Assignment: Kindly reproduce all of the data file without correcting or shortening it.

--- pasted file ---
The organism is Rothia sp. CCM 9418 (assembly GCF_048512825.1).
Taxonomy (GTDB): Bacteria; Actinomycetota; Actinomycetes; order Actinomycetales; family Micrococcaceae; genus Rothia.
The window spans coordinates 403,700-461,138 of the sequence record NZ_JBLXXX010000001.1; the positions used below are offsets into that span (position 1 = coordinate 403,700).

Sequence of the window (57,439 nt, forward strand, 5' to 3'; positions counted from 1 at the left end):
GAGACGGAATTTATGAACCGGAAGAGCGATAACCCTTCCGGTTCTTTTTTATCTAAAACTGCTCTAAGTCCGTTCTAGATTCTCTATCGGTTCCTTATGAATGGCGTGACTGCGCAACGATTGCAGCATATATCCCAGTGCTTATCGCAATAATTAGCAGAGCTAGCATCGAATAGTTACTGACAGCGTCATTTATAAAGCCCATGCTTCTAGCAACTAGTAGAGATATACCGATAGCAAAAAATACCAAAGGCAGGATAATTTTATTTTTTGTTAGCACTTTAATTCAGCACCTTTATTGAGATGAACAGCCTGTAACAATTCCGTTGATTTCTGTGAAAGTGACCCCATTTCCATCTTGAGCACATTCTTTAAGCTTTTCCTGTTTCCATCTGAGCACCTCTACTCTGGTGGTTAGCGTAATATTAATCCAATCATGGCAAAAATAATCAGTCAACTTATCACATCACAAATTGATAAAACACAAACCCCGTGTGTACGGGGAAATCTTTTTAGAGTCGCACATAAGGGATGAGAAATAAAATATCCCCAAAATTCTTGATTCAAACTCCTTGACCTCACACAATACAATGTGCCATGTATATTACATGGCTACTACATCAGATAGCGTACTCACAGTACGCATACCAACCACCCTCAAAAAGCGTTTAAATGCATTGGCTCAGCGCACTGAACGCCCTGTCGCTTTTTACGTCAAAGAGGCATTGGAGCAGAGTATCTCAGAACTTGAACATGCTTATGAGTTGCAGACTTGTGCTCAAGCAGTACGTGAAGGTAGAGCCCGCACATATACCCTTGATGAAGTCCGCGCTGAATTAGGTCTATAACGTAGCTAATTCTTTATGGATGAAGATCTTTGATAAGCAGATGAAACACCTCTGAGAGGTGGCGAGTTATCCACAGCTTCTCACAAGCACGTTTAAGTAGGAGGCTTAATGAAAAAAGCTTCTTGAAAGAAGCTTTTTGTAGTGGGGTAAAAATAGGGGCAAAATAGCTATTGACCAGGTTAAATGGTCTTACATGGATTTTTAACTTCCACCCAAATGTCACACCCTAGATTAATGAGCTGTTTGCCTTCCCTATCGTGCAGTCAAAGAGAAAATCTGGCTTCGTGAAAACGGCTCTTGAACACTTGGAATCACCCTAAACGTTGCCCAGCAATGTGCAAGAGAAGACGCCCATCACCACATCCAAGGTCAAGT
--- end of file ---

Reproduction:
The organism is Rothia sp. CCM 9418 (assembly GCF_048512825.1).
Taxonomy (GTDB): Bacteria; Actinomycetota; Actinomycetes; order Actinomycetales; family Micrococcaceae; genus Rothia.
The window spans coordinates 403,700-461,138 of the sequence record NZ_JBLXXX010000001.1; the positions used below are offsets into that span (position 1 = coordinate 403,700).

Sequence of the window (57,439 nt, forward strand, 5' to 3'; positions counted from 1 at the left end):
GAGACGGAATTTATGAACCGGAAGAGCGATAACCCTTCCGGTTCTTTTTTATCTAAAACTGCTCTAAGTCCGTTCTAGATTCTCTATCGGTTCCTTATGAATGGCGTGACTGCGCAACGATTGCAGCATATATCCCAGTGCTTATCGCAATAATTAGCAGAGCTAGCATCGAATAGTTACTGACAGCGTCATTTATAAAGCCCATGCTTCTAGCAACTAGTAGAGATATACCGATAGCAAAAAATACCAAAGGCAGGATAATTTTATTTTTTGTTAGCACTTTAATTCAGCACCTTTATTGAGATGAACAGCCTGTAACAATTCCGTTGATTTCTGTGAAAGTGACCCCATTTCCATCTTGAGCACATTCTTTAAGCTTTTCCTGTTTCCATCTGAGCACCTCTACTCTGGTGGTTAGCGTAATATTAATCCAATCATGGCAAAAATAATCAGTCAACTTATCACATCACAAATTGATAAAACACAAACCCCGTGTGTACGGGGAAATCTTTTTAGAGTCGCACATAAGGGATGAGAAATAAAATATCCCCAAAATTCTTGATTCAAACTCCTTGACCTCACACAATACAATGTGCCATGTATATTACATGGCTACTACATCAGATAGCGTACTCACAGTACGCATACCAACCACCCTCAAAAAGCGTTTAAATGCATTGGCTCAGCGCACTGAACGCCCTGTCGCTTTTTACGTCAAAGAGGCATTGGAGCAGAGTATCTCAGAACTTGAACATGCTTATGAGTTGCAGACTTGTGCTCAAGCAGTACGTGAAGGTAGAGCCCGCACATATACCCTTGATGAAGTCCGCGCTGAATTAGGTCTATAACGTAGCTAATTCTTTATGGATGAAGATCTTTGATAAGCAGATGAAACACCTCTGAGAGGTGGCGAGTTATCCACAGCTTCTCACAAGCACGTTTAAGTAGGAGGCTTAATGAAAAAAGCTTCTTGAAAGAAGCTTTTTGTAGTGGGGTAAAAATAGGGGCAAAATAGCTATTGACCAGGTTAAATGGTCTTACATGGATTTTTAACTTCCACCCAAATGTCACACCCTAGATTAATGAGCTGTTTGCCTTCCCTATCGTGCAGTCAAAGAGAAAATCTGGCTTCGTGAAAACGGCTCTTGAACACTTGGAATCACCCTAAACGTTGCCCAGCAATGTGCAAGAGAAGACGCCCATCACCACATCCAAGGTCAAGT